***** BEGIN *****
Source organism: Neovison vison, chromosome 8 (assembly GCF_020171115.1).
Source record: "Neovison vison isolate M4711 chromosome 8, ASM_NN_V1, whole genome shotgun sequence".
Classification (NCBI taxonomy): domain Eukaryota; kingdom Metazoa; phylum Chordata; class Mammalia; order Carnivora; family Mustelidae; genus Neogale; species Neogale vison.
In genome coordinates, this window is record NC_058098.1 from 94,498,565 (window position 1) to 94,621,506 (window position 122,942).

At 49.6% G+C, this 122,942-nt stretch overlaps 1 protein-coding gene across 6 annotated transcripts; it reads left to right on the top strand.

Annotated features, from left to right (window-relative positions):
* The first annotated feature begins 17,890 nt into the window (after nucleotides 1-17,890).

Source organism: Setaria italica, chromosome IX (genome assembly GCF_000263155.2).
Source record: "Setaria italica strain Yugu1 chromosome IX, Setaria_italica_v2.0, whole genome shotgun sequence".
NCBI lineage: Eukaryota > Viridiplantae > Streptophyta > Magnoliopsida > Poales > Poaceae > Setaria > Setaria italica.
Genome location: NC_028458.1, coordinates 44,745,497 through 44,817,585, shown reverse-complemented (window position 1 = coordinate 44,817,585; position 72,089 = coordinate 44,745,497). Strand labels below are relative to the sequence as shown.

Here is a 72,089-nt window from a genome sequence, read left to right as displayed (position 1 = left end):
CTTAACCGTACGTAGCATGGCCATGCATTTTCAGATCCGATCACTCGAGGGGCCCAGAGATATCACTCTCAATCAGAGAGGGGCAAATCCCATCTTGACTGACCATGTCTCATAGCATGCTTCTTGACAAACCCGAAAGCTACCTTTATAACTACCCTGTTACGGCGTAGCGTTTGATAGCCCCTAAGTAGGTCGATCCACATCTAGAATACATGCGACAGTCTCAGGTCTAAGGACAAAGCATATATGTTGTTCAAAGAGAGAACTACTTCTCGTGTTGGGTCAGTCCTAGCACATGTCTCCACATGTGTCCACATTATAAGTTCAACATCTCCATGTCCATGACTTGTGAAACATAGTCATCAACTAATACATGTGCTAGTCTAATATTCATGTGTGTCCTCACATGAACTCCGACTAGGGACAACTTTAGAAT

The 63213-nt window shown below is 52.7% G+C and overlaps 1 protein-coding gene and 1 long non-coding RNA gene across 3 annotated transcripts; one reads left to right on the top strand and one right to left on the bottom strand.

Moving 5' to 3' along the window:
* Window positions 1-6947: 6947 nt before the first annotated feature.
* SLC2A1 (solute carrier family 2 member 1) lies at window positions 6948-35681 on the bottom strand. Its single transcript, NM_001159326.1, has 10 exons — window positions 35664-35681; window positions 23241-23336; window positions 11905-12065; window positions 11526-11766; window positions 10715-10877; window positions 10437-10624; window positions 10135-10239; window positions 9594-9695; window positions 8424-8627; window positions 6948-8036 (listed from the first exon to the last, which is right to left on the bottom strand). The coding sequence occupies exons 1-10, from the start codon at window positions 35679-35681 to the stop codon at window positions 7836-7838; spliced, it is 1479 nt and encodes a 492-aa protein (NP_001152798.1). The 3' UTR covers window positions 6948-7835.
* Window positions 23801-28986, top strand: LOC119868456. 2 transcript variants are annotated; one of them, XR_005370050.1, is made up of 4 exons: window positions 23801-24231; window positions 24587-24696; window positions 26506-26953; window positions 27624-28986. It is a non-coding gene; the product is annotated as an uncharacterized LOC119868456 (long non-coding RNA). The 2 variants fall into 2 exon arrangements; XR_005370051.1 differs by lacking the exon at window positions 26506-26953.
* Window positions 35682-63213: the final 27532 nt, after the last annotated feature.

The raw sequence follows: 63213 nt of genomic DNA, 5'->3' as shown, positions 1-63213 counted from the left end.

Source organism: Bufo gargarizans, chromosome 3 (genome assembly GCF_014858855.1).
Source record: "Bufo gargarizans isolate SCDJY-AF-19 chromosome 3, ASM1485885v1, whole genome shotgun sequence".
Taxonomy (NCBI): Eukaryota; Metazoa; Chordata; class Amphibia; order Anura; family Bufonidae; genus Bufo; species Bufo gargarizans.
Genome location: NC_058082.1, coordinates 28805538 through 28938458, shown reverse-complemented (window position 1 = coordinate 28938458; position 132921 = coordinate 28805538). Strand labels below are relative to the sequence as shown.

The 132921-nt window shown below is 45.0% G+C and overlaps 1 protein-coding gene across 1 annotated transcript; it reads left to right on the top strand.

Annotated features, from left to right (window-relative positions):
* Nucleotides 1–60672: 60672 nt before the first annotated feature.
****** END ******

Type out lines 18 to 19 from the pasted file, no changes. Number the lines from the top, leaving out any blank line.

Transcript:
* Window positions 23801-28986, top strand: LOC119868456. 2 transcript variants are annotated; one of them, XR_005370050.1, is made up of 4 exons: window positions 23801-24231; window positions 24587-24696; window positions 26506-26953; window positions 27624-28986. It is a non-coding gene; the product is annotated as an uncharacterized LOC119868456 (long non-coding RNA). The 2 variants fall into 2 exon arrangements; XR_005370051.1 differs by lacking the exon at window positions 26506-26953.
* Window positions 35682-63213: the final 27532 nt, after the last annotated feature.